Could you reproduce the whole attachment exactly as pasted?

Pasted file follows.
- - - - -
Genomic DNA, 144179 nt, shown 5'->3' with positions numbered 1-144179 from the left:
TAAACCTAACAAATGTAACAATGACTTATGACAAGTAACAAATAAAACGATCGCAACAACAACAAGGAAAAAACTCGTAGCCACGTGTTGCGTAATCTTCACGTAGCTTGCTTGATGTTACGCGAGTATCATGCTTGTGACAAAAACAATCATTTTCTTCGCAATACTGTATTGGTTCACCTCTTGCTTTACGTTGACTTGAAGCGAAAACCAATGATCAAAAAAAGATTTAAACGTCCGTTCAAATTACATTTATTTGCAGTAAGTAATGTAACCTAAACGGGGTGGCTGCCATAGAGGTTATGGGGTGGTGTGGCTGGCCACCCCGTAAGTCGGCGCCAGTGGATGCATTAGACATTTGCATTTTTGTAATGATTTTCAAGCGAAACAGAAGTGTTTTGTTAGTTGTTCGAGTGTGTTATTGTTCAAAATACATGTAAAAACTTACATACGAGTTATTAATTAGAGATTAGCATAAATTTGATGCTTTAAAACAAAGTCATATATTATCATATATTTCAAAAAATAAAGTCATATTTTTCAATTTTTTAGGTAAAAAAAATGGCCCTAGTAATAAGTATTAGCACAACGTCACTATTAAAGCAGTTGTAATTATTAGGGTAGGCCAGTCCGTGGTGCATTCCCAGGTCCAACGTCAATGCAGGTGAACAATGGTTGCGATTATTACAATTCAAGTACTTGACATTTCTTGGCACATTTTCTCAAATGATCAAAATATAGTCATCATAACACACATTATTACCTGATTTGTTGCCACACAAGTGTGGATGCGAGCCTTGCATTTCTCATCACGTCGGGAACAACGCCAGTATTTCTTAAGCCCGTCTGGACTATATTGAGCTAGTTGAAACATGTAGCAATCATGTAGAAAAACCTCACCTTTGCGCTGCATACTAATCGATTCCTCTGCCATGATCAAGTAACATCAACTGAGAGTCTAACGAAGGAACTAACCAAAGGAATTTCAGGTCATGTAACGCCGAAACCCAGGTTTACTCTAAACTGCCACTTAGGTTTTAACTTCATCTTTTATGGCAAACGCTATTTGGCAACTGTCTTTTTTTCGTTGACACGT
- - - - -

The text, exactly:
Genomic DNA, 144179 nt, shown 5'->3' with positions numbered 1-144179 from the left:
TAAACCTAACAAATGTAACAATGACTTATGACAAGTAACAAATAAAACGATCGCAACAACAACAAGGAAAAAACTCGTAGCCACGTGTTGCGTAATCTTCACGTAGCTTGCTTGATGTTACGCGAGTATCATGCTTGTGACAAAAACAATCATTTTCTTCGCAATACTGTATTGGTTCACCTCTTGCTTTACGTTGACTTGAAGCGAAAACCAATGATCAAAAAAAGATTTAAACGTCCGTTCAAATTACATTTATTTGCAGTAAGTAATGTAACCTAAACGGGGTGGCTGCCATAGAGGTTATGGGGTGGTGTGGCTGGCCACCCCGTAAGTCGGCGCCAGTGGATGCATTAGACATTTGCATTTTTGTAATGATTTTCAAGCGAAACAGAAGTGTTTTGTTAGTTGTTCGAGTGTGTTATTGTTCAAAATACATGTAAAAACTTACATACGAGTTATTAATTAGAGATTAGCATAAATTTGATGCTTTAAAACAAAGTCATATATTATCATATATTTCAAAAAATAAAGTCATATTTTTCAATTTTTTAGGTAAAAAAAATGGCCCTAGTAATAAGTATTAGCACAACGTCACTATTAAAGCAGTTGTAATTATTAGGGTAGGCCAGTCCGTGGTGCATTCCCAGGTCCAACGTCAATGCAGGTGAACAATGGTTGCGATTATTACAATTCAAGTACTTGACATTTCTTGGCACATTTTCTCAAATGATCAAAATATAGTCATCATAACACACATTATTACCTGATTTGTTGCCACACAAGTGTGGATGCGAGCCTTGCATTTCTCATCACGTCGGGAACAACGCCAGTATTTCTTAAGCCCGTCTGGACTATATTGAGCTAGTTGAAACATGTAGCAATCATGTAGAAAAACCTCACCTTTGCGCTGCATACTAATCGATTCCTCTGCCATGATCAAGTAACATCAACTGAGAGTCTAACGAAGGAACTAACCAAAGGAATTTCAGGTCATGTAACGCCGAAACCCAGGTTTACTCTAAACTGCCACTTAGGTTTTAACTTCATCTTTTATGGCAAACGCTATTTGGCAACTGTCTTTTTTTCGTTGACACGT